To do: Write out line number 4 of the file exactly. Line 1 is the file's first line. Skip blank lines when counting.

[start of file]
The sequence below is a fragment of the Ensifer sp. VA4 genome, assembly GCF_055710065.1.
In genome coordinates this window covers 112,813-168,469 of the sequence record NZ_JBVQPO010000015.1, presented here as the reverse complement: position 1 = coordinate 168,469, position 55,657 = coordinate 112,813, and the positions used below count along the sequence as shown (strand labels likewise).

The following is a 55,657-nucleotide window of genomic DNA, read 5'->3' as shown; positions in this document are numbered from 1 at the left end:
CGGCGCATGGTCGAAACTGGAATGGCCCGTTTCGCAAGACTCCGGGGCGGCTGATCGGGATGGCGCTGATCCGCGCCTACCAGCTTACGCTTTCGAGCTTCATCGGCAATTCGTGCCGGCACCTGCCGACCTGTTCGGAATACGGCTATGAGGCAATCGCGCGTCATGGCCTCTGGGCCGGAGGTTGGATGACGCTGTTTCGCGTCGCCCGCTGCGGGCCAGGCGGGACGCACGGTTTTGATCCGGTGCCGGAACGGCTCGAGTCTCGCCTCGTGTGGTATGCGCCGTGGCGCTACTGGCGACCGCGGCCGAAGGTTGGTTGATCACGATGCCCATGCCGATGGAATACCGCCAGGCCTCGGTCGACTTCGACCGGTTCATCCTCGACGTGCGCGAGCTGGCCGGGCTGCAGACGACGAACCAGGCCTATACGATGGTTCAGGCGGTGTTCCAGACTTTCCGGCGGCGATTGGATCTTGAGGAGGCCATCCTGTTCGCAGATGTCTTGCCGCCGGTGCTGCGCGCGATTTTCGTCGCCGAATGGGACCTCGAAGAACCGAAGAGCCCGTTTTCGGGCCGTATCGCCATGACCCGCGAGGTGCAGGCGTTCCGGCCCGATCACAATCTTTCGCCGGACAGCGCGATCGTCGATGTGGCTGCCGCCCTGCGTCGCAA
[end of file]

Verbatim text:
CGGCGCATGGTCGAAACTGGAATGGCCCGTTTCGCAAGACTCCGGGGCGGCTGATCGGGATGGCGCTGATCCGCGCCTACCAGCTTACGCTTTCGAGCTTCATCGGCAATTCGTGCCGGCACCTGCCGACCTGTTCGGAATACGGCTATGAGGCAATCGCGCGTCATGGCCTCTGGGCCGGAGGTTGGATGACGCTGTTTCGCGTCGCCCGCTGCGGGCCAGGCGGGACGCACGGTTTTGATCCGGTGCCGGAACGGCTCGAGTCTCGCCTCGTGTGGTATGCGCCGTGGCGCTACTGGCGACCGCGGCCGAAGGTTGGTTGATCACGATGCCCATGCCGATGGAATACCGCCAGGCCTCGGTCGACTTCGACCGGTTCATCCTCGACGTGCGCGAGCTGGCCGGGCTGCAGACGACGAACCAGGCCTATACGATGGTTCAGGCGGTGTTCCAGACTTTCCGGCGGCGATTGGATCTTGAGGAGGCCATCCTGTTCGCAGATGTCTTGCCGCCGGTGCTGCGCGCGATTTTCGTCGCCGAATGGGACCTCGAAGAACCGAAGAGCCCGTTTTCGGGCCGTATCGCCATGACCCGCGAGGTGCAGGCGTTCCGGCCCGATCACAATCTTTCGCCGGACAGCGCGATCGTCGATGTGGCTGCCGCCCTGCGTCGCAA